R: Yes, I have felt excluded as I have been to events/parties and not seen black queer people that look like me. I feel saddened that the scene is expensive often and so I may be missing out on someone I would like to play with because they cannot afford it. Strict costume rules etc are a barrier to entry.

 

Question 6: Has your race or ethnicity ever meant that you are uncomfortable with a power dynamic in a BDSM situation?

IV: Yeah - I have felt uncomfortable with older white men in general who I slept with in the past. There’s a sort of air of condescendence sometimes.

Sade: As a black femme, sleeping with white people and being in the submissive role has caused me some anxiety. I don’t see myself being comfortable with certain language and certain dynamics due to slavery.

R: Yes, there are times when I see groups such as black owners and I feel completely fetishized - like that isn’t all I am. However, when I am in a dominant role and I have a white sub I’m loving life being black and queer. What a strange turn of events this is, a white cis man is taking orders from me. I’m in charge. It’s empowering, I love to fuck with the roles. This being said I play less and less with cis white men. I see the reality of their power in society daily and so I wish to limit my interactions with them in my kink time.

 

Question 7: If you are a survivor of sexual abuse, how does your trauma affect your navigation of BDSM?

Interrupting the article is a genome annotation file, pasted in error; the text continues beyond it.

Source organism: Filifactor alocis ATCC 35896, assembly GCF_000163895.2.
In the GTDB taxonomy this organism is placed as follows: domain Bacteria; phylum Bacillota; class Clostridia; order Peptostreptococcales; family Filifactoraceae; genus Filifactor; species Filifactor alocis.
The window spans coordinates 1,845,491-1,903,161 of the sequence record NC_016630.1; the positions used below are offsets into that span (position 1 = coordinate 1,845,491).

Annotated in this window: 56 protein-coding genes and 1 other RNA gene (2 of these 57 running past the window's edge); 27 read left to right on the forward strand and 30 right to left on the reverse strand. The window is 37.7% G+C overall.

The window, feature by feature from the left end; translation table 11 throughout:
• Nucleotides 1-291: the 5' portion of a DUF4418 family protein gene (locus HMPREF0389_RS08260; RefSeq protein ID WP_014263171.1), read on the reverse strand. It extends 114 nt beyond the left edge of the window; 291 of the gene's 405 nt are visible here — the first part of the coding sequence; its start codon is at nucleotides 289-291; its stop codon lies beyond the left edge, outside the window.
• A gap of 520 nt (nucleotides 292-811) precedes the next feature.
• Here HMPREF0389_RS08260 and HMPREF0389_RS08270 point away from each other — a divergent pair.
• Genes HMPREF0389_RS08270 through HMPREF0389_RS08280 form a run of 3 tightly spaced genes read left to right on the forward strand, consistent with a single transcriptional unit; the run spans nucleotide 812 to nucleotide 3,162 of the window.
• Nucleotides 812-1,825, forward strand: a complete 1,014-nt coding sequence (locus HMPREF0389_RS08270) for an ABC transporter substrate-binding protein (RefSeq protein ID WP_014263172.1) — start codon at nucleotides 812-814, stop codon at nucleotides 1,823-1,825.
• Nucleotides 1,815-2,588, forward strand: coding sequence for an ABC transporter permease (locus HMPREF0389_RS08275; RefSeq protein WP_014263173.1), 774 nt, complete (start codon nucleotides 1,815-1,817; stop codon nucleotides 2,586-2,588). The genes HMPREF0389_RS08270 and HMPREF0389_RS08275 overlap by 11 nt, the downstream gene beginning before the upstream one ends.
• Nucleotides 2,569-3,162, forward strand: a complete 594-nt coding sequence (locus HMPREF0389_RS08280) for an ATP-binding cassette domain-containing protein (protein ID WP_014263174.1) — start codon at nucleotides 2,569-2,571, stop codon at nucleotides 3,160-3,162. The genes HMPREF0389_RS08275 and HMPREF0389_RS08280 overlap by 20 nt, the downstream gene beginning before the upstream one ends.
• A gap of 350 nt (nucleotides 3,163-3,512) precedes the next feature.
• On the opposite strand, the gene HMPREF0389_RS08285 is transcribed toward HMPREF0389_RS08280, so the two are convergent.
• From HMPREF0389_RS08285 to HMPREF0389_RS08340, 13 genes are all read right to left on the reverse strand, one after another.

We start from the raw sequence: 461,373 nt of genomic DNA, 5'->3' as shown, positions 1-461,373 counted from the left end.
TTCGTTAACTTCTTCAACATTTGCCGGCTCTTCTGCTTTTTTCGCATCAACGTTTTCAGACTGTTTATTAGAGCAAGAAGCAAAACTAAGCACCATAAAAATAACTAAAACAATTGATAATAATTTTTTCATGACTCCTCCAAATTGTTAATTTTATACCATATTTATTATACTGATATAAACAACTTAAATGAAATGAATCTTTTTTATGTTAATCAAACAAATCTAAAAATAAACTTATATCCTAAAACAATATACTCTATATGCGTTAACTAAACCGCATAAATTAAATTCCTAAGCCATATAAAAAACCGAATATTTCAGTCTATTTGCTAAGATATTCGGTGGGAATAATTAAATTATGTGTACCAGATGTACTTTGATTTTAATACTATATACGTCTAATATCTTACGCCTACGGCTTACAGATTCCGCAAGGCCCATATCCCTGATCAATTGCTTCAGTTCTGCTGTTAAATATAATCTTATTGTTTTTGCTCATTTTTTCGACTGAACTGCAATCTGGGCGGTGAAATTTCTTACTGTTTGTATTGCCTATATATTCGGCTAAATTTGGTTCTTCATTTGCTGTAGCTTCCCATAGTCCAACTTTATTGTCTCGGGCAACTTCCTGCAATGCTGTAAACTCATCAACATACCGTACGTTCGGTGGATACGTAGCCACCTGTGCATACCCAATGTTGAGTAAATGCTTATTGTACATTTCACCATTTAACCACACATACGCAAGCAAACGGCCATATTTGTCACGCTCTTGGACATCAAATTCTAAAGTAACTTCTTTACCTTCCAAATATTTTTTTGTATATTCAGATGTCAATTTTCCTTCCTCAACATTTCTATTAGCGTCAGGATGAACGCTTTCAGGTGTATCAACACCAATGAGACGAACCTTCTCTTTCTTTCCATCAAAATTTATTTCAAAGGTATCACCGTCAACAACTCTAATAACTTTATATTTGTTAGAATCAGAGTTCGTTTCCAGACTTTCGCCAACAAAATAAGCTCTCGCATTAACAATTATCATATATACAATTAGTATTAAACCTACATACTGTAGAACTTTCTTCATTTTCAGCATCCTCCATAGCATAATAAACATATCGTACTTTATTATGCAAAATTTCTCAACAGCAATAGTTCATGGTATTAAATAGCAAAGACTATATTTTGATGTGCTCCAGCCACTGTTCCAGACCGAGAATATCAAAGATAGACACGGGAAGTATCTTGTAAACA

M: Ooof. Another one for my therapist. I recently came to terms with a past sexual trauma through a BDSM interaction. Since then it’s been difficult and v touch and go navigating practices that used to feel very safe. Constant checking in (with myself and partners) as well as well-defined boundaries and lots of talking through safe sex practices has helped.

Sade: It’s hard because there are things that I’m interested in doing that could be triggering. So it makes me very wary and limits the people I would play with.

P: My trauma makes sex in general difficult to navigate at times, and psychologically certain power dynamics don’t feel safe to me - they might get me off, with certain precautions, but I would feel really sick and triggered afterwards. Trauma contributes to me feeling detached from my body and the idea of myself as a sexual person, which is an issue, as being present and able to communicate is very important for safety in kink. However, BDSM has also helped me to reconnect with my body and desires, which as a survivor is a very powerful thing.

R: I am a survivor of sexual abuse and sometimes I steer into this. I like to fuck with this dynamic, to be hurt in ways that I once was before - but this time it can stop when I use the safeword. I do not play with people who ask of me sexual acts that I am clear I don’t do. I’m not interested in these boundary pushers. I’m also aware of my experience of abuse but it doesn’t feature in all aspects of my kink life.

 

Question 8: Has your experience of gender intersected with your experience of kink? Does your kinkiness empower your gender, or vice versa?

Katy: My sex life definitely contributes to my gender affirmation. It’s a very big part of it. But also it’s again about consent, it’s important to be aware of your energy, and making sure everyone is consenting. Sometimes when we use sex as a tool to affirm our genders it can turn toxic very quickly and make the other person feel uncomfortable. For example, treating someone in a feminine or masculine way to make yourself feel more affirmed, when that person may have never consent to that. Especially for masculine people, but femmes are guilty of this too.

M: Definitely. I think my gender expression empowers my kinkiness.